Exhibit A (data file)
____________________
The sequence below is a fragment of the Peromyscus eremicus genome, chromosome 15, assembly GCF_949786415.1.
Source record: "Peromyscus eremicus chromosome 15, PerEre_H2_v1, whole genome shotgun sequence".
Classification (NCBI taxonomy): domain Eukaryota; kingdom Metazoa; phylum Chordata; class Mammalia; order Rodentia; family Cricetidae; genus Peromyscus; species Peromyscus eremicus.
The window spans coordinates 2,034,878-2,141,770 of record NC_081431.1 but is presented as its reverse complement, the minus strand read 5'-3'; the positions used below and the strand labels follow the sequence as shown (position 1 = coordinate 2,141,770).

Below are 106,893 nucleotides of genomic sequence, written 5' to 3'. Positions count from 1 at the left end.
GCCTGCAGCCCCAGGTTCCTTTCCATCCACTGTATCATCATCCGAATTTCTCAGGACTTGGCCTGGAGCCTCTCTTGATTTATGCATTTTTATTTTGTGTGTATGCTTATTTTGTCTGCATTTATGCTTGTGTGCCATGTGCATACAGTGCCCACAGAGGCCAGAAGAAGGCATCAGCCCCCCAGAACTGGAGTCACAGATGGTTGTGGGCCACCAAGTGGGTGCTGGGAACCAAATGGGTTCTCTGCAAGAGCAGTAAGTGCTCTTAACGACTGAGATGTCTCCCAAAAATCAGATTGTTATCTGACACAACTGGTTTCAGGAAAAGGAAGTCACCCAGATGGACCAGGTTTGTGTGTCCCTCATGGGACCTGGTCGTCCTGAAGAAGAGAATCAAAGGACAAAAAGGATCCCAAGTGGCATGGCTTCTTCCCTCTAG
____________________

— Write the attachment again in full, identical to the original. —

The sequence below is a fragment of the Peromyscus eremicus genome, chromosome 15, assembly GCF_949786415.1.
Source record: "Peromyscus eremicus chromosome 15, PerEre_H2_v1, whole genome shotgun sequence".
Classification (NCBI taxonomy): domain Eukaryota; kingdom Metazoa; phylum Chordata; class Mammalia; order Rodentia; family Cricetidae; genus Peromyscus; species Peromyscus eremicus.
The window spans coordinates 2,034,878-2,141,770 of record NC_081431.1 but is presented as its reverse complement, the minus strand read 5'-3'; the positions used below and the strand labels follow the sequence as shown (position 1 = coordinate 2,141,770).

Below are 106,893 nucleotides of genomic sequence, written 5' to 3'. Positions count from 1 at the left end.
GCCTGCAGCCCCAGGTTCCTTTCCATCCACTGTATCATCATCCGAATTTCTCAGGACTTGGCCTGGAGCCTCTCTTGATTTATGCATTTTTATTTTGTGTGTATGCTTATTTTGTCTGCATTTATGCTTGTGTGCCATGTGCATACAGTGCCCACAGAGGCCAGAAGAAGGCATCAGCCCCCCAGAACTGGAGTCACAGATGGTTGTGGGCCACCAAGTGGGTGCTGGGAACCAAATGGGTTCTCTGCAAGAGCAGTAAGTGCTCTTAACGACTGAGATGTCTCCCAAAAATCAGATTGTTATCTGACACAACTGGTTTCAGGAAAAGGAAGTCACCCAGATGGACCAGGTTTGTGTGTCCCTCATGGGACCTGGTCGTCCTGAAGAAGAGAATCAAAGGACAAAAAGGATCCCAAGTGGCATGGCTTCTTCCCTCTAG